Other Serotonin (5-HT) Receptor Agonists
1. Buspirone: 5-HT1A agonist used as anxiolytic agent.

2. Metoclopromide: 5-HT4 agonist as prokinetic agent


(for Rx of gastroesophagial reflex). How does it work? And
also used for N/V via 5-HT3 antagonistic action.

3. Dexfenfuramine: Acts by stim. release and inhib.


Reuptake of serotonin.
Used as anorexic agent.
5-HT-Receptor Antagonists
 The 5-HT receptor antagonists vary widely in their properties
 The ergot alkaloids and related compounds tend to be nonspecific
5-HT-receptor antagonists
 However, a few ergot derivatives such as metergoline bind
preferentially to members of the 5-HT2-receptor family.
5-HT-Receptor Antagonists Cont.
 A number of selective antagonists for 5-HT2A/2C and 5-
HT3 receptors are currently available.
 Ketanserin is the prototypic 5-HT2A-receptor antagonist
Other members include:
 Ondansetron
 Granisetron
 Dolasetron
 Cyproheptadine
 Methysergide
Ketanserin
 Ketanserin potently blocks 5-HT2A receptors, less potently
blocks 5-HT2C receptors, and has no significant effect on 5-
HT3 or 5-HT4 receptors or any members of the 5-HT1-receptor
family.
 It also has high affinity for α-adrenergic receptors and
histamine H1 receptors
Ketanserin Cont.
 Chemical relatives of ketanserin such as ritanserin a more
selective 5-HT2A-receptor antagonists with low affinity for a1
adrenergic receptors.
 Ritanserin, as well as most other 5-HT2A-receptor
antagonists, also potently antagonize 5-HT2C receptors.
Ketanserin Cont.
 Its oral bioavailability is about 50%, and its plasma half-
life is 12 to 25 hours.
 The primary mechanism of inactivation is hepatic
metabolism.
Ketanserin Cont.
 Ketanserin lowers blood pressure in patients with hypertension,
causing a reduction comparable to that seen with β-adrenergic-
receptor antagonists or diuretics.
 This effect likely relates to its blockade of α1 adrenergic
receptors, not its blockade of 5-HT2A receptors.
 Ketanserin inhibits 5-HT-induced platelet aggregation, but it does
not greatly reduce the capacity of other agents to cause
aggregation.
Methysergide
 Methysergide (1-methyl-d-lysergic acid butanolamide) is a
congener of methylergonovine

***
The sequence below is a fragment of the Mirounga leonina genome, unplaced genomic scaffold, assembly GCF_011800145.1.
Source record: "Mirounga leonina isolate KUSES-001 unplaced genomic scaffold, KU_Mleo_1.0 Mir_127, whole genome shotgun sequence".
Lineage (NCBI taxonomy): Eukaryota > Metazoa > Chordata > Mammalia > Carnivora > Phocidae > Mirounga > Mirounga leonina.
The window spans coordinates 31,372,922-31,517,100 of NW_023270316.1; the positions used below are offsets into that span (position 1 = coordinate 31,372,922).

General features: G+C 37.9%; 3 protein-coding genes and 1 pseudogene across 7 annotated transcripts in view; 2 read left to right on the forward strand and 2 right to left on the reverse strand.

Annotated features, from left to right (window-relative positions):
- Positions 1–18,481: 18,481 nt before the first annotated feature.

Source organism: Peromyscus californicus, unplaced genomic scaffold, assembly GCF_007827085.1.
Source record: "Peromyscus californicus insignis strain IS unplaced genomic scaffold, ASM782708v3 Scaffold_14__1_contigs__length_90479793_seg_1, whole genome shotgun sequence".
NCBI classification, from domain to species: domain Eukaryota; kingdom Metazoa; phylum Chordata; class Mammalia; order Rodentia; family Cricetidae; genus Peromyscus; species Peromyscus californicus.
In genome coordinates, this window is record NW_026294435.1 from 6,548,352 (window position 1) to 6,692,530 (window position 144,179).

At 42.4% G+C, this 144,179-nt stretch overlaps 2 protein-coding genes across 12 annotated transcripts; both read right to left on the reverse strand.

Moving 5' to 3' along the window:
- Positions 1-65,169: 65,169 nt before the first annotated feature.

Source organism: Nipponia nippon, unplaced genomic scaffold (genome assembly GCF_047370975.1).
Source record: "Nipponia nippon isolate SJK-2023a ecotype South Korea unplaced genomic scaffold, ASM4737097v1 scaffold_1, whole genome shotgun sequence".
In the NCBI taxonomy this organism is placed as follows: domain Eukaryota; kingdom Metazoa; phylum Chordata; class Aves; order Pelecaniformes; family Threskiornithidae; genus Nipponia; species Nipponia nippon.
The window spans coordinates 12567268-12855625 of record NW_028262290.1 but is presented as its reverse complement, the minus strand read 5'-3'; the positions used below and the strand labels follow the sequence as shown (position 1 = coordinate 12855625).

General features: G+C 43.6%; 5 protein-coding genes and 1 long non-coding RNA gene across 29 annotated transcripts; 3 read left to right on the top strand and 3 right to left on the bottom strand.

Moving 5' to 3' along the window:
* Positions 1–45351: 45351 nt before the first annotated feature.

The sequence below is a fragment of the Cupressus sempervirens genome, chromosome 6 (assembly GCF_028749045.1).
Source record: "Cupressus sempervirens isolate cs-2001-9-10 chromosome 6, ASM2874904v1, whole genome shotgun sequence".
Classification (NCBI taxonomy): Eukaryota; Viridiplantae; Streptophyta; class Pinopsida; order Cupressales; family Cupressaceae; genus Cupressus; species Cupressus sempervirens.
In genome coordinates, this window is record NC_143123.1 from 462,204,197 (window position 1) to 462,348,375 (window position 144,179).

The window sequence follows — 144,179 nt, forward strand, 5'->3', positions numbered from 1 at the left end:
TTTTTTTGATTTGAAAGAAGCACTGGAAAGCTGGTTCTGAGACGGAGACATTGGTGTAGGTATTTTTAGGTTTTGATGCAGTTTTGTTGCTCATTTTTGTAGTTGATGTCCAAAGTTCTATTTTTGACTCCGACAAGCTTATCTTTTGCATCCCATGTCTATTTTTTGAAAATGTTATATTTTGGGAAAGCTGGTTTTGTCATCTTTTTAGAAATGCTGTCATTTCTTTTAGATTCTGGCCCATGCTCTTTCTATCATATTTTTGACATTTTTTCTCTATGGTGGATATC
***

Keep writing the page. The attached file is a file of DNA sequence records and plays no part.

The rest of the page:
 It blocks 5-HT2A and 5-HT2C receptors, but appears to have
partial agonist activity in some preparations.
Methysergide Cont.
 Methysergide inhibits the vasoconstrictor and pressor effects of
5-HT.
 It has been found to both block and mimic the central effects of
5-HT.
 It is not selective (it also interacts with 5-HT1 receptors) but its
therapeutic effects appear primarily to reflect blockade of 5-HT2
receptors
 It has only weak vasoconstrictor and oxytocic activity.
Methysergide Cont.
 Methysergide has been used for the prophylactic treatment of
migraine and other vascular headaches, including Horton's
syndrome.
 The protective effect takes 1 to 2 days to develop and disappears
slowly when treatment is terminated.
 This might be due to the accumulation of an active metabolite
of methysergide, methylergometrine, which is more potent than
the parent drug.
Methysergide Cont.
 Methysergide also has been used to combat diarrhea and
malabsorption in patients with carcinoid tumors
 It is also beneficial in postgastrectomy dumping syndrome
Side Effects
Common side effects include:
 Gastrointestinal disturbances (heartburn, diarrhea, cramps,
nausea, and vomiting)
 Symptoms related to vasospasm-induced ischemia (numbness
and tingling of extremities, pain in the extremities, and low back
and abdominal pain).
Side Effects Cont.
 Effects attributable to central actions include: unsteadiness,
drowsiness, weakness, lightheadedness, nervousness, insomnia,
confusion, excitement, hallucinations, and even frank psychotic
episodes.
 A potentially serious complication is inflammatory fibrosis
(retroperitoneal fibrosis, pleuropulmonary fibrosis, and
coronary and endocardial fibrosis).
Cyproheptadine
 The structure of cyproheptadine resembles that of the
phenothiazine, histamine H1-receptor antagonists
 It is an effective H1-receptor antagonist.
 It also has a prominent 5-HT blocking activity on smooth muscle
by virtue of its binding to 5-HT2A receptors.
 In addition, it has a weak anticholinergic activity and possesses
mild CNS depressant properties.
Cyproheptadine Cont.
 Cyproheptadine shares the properties and uses of other H1-
receptor antagonists.
 It is effective in controlling skin allergies, particularly the
accompanying pruritus.
 N/B: Cyproheptadine can be used to counteract the sexual side
effects of selective 5-HT-reuptake inhibitors such as fluoxetine
and sertraline
Cyproheptadine Cont.
 The 5-HT blocking actions of cyproheptadine explain its value in
the postgastrectomy dumping syndrome, intestinal hypermotility
of carcinoid, and migraine prophylaxis
Side Effects
 These include those common to other H1-receptor
antagonists, such as drowsiness, weight gain and increased
growth.